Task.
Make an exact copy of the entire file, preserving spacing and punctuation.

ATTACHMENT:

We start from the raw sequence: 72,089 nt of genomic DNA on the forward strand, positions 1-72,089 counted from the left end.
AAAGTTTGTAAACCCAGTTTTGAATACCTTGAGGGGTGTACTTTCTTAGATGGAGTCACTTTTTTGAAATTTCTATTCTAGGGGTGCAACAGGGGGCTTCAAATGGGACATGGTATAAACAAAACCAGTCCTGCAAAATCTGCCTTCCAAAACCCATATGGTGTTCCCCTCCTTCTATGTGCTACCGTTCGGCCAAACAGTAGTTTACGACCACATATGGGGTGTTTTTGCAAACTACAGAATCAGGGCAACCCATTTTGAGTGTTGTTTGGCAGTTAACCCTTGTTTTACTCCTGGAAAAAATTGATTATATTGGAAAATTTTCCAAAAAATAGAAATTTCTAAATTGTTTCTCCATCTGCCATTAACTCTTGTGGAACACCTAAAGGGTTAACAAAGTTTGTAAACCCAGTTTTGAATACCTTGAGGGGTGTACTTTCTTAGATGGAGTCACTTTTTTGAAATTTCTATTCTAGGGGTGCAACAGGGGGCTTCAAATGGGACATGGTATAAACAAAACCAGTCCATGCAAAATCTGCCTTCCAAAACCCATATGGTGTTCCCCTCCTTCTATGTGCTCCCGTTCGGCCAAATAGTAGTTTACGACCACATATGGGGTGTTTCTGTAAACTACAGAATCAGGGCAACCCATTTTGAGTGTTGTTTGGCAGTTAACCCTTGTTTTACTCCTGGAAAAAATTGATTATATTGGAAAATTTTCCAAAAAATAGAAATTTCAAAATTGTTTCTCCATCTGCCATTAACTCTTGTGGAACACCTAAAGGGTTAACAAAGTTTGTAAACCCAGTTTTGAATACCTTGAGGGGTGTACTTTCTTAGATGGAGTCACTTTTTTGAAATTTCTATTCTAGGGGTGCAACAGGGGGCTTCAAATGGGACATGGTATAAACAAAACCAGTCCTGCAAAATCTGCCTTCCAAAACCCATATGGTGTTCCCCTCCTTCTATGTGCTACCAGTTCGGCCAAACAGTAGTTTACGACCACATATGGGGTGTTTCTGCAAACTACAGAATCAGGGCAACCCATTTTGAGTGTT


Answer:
We start from the raw sequence: 72,089 nt of genomic DNA on the forward strand, positions 1-72,089 counted from the left end.
AAAGTTTGTAAACCCAGTTTTGAATACCTTGAGGGGTGTACTTTCTTAGATGGAGTCACTTTTTTGAAATTTCTATTCTAGGGGTGCAACAGGGGGCTTCAAATGGGACATGGTATAAACAAAACCAGTCCTGCAAAATCTGCCTTCCAAAACCCATATGGTGTTCCCCTCCTTCTATGTGCTACCGTTCGGCCAAACAGTAGTTTACGACCACATATGGGGTGTTTTTGCAAACTACAGAATCAGGGCAACCCATTTTGAGTGTTGTTTGGCAGTTAACCCTTGTTTTACTCCTGGAAAAAATTGATTATATTGGAAAATTTTCCAAAAAATAGAAATTTCTAAATTGTTTCTCCATCTGCCATTAACTCTTGTGGAACACCTAAAGGGTTAACAAAGTTTGTAAACCCAGTTTTGAATACCTTGAGGGGTGTACTTTCTTAGATGGAGTCACTTTTTTGAAATTTCTATTCTAGGGGTGCAACAGGGGGCTTCAAATGGGACATGGTATAAACAAAACCAGTCCATGCAAAATCTGCCTTCCAAAACCCATATGGTGTTCCCCTCCTTCTATGTGCTCCCGTTCGGCCAAATAGTAGTTTACGACCACATATGGGGTGTTTCTGTAAACTACAGAATCAGGGCAACCCATTTTGAGTGTTGTTTGGCAGTTAACCCTTGTTTTACTCCTGGAAAAAATTGATTATATTGGAAAATTTTCCAAAAAATAGAAATTTCAAAATTGTTTCTCCATCTGCCATTAACTCTTGTGGAACACCTAAAGGGTTAACAAAGTTTGTAAACCCAGTTTTGAATACCTTGAGGGGTGTACTTTCTTAGATGGAGTCACTTTTTTGAAATTTCTATTCTAGGGGTGCAACAGGGGGCTTCAAATGGGACATGGTATAAACAAAACCAGTCCTGCAAAATCTGCCTTCCAAAACCCATATGGTGTTCCCCTCCTTCTATGTGCTACCAGTTCGGCCAAACAGTAGTTTACGACCACATATGGGGTGTTTCTGCAAACTACAGAATCAGGGCAACCCATTTTGAGTGTT